By Guest Author Stephen K. Hachey
For some people, understanding their property taxes can be very difficult. This article explains some of the more frustrating aspects of the property tax statement.
In Hillsborough County, Florida, property taxes are paid for the previous year, rather than in advance for the coming year. The TRIM (Truth in Millage) notice is sent out in late August to show the proposed property taxes. The TRIM notice shows you the assessed value of the property plus the millage rate for the taxing entities.
Millage rates are the amount per $1,000 dollars that is used to calculate taxes on property. The expressed millage rate is multiplied by the total assessed value of the property to arrive at the property taxes due. The millage rate on the TRIM notice will show any proposed changes, which are voted on by the taxing entities in mid September, as well as the rate should the changes not be accepted.
Many people become upset when they believe that the assessed value of their property is too high, causing their property taxes to be higher than what they believe is fair. The assessed value of the property is based on sales data from the previous year, and with taxes being paid in arrears, the values used to pay the taxes are almost two years old by the time taxes are paid.
For example, the TRIM notice that you received in August 2012 affected the real estate taxes that you paid to Hillsborough County by the March 31, 2013, deadline. However, the assessed value for your property had an effective date for valuation by the county property appraisers' office of January 1, 2012. And in estimating values for the 2012 assessments the county studied real estate market data and trends during 2011.
Although the time delay between market data, assessments, and when taxes are paid may seem unfair, for most people the assessed taxes work out fairly in the end, because the same system is used year after year to assess values. So, for example, the value of your home may go up this year, but your taxes will not go up right away, as the sales data used to assess that value is from the previous year.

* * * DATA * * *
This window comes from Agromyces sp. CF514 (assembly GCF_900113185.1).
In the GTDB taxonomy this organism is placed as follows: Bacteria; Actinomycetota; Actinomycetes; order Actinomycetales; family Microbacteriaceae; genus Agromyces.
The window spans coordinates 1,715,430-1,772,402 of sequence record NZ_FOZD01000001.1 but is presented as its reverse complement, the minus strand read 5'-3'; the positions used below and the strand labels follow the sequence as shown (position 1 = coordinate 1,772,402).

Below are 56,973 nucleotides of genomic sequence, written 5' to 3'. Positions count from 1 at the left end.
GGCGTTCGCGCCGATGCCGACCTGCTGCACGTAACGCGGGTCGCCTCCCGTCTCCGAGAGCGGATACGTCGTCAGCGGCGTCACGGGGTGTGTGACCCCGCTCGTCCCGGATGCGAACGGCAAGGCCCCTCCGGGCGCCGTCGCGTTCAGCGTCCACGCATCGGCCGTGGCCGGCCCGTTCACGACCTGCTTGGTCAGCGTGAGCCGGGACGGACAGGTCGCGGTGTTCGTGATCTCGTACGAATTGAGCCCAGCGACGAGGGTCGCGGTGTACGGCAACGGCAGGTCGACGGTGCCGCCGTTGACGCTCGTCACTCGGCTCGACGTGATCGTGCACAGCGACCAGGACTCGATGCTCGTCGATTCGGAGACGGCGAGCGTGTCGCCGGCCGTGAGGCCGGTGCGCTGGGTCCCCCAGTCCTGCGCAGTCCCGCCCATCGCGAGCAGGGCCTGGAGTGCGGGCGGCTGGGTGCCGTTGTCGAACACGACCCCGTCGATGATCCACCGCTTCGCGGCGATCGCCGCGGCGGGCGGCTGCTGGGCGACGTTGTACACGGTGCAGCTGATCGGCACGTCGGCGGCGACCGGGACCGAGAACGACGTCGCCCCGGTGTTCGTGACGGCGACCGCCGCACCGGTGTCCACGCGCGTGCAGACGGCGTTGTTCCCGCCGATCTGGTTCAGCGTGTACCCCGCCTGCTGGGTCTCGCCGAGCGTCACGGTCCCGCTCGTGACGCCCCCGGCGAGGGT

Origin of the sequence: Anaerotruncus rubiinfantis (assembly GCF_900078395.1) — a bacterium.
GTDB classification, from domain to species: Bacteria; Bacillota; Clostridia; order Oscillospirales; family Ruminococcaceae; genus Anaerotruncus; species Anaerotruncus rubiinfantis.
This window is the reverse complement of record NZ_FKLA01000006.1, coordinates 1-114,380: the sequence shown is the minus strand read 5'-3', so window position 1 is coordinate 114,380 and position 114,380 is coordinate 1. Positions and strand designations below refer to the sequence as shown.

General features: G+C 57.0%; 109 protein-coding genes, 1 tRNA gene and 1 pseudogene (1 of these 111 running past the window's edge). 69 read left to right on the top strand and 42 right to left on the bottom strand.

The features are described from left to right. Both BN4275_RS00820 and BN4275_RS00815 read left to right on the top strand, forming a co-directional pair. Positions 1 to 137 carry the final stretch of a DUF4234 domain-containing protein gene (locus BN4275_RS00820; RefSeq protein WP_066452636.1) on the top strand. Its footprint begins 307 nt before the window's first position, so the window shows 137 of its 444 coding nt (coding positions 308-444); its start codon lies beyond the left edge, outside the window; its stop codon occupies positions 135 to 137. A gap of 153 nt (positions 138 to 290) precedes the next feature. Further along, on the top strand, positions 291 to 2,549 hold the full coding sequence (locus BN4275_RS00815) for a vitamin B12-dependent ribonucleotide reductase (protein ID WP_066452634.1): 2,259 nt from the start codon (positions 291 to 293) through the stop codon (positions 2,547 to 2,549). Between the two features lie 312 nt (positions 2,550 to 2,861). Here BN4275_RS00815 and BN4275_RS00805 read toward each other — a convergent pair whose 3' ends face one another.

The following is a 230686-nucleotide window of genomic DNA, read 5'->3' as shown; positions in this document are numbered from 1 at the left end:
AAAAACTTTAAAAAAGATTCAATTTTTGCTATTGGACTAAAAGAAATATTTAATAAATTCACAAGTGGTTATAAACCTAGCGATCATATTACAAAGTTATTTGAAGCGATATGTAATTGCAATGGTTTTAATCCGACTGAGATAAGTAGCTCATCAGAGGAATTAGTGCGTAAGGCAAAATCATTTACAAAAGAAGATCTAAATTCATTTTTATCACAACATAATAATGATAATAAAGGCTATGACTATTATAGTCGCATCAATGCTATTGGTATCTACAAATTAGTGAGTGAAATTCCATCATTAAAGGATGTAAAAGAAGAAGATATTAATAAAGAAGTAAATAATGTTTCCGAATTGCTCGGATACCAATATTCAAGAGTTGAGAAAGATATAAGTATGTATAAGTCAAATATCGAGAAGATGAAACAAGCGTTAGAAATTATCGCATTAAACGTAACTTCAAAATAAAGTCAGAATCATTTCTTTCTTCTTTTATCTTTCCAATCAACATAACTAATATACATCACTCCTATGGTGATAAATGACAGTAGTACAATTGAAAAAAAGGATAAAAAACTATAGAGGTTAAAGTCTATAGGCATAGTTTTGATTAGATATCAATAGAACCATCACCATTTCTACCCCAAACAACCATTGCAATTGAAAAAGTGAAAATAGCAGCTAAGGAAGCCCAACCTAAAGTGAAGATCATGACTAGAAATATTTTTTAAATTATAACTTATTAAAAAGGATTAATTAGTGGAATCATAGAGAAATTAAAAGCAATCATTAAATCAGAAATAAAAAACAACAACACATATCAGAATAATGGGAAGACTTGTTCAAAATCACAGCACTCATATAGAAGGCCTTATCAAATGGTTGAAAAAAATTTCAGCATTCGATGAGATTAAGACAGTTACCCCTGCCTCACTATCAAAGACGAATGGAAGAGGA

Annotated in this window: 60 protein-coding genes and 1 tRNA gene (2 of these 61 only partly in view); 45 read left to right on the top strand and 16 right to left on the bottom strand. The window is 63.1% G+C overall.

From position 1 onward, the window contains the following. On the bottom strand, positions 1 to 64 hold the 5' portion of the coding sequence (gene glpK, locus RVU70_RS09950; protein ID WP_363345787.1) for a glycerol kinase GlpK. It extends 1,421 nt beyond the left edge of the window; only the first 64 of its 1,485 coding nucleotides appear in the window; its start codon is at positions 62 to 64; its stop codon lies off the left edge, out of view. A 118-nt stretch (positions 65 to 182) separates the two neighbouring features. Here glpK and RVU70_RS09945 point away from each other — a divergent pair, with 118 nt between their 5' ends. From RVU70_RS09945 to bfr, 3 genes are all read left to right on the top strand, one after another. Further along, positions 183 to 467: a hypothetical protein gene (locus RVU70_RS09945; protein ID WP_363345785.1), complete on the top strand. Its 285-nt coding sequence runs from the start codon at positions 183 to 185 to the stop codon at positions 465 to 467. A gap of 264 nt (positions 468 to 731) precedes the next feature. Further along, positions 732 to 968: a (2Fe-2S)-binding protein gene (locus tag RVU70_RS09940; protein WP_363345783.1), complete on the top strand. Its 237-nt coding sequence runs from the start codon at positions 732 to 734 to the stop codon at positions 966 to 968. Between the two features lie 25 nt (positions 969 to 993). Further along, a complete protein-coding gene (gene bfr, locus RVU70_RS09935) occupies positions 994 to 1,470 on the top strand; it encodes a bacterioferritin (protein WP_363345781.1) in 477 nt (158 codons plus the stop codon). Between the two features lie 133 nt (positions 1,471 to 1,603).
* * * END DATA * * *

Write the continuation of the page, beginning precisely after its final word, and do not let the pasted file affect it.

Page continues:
For those who feel that the value of their home is not low enough, they can contact the Hillsborough County Tax Appraiser at 813-272-6100 or by email at email@example.com. If you do decide to call, make sure that you are prepared with good comparable data for your area. Also, don't worry if you feel the assessed value of your home is too low. The Save Our Homes law in Florida keeps the assessed value of a home from increasing more than 3%, or the amount of the change in the Consumer Price Index, whichever amount is lower. This keeps the assessed value of your home from going up drastically.
Hopefully, you now have a better understanding of Hillsborough County property taxes, and you can read your TRIM notice this year with a little less confusion or frustration.
This post was written for Property Assessment by Stephen K. Hachey. Stephen is a Tampa Foreclosure Lawyer specializing in loan modifications, short sales, foreclosure and much more. He is also the owner of his own practice, the Law Offices of Stephen Hachey, PA. This article is for general informational purposes only and does not establish an attorney-client relationship. Please contact a licensed attorney in your state of residence. For more information on Stephen's services, please visit his website at www.floridarealestatelawyer.org/.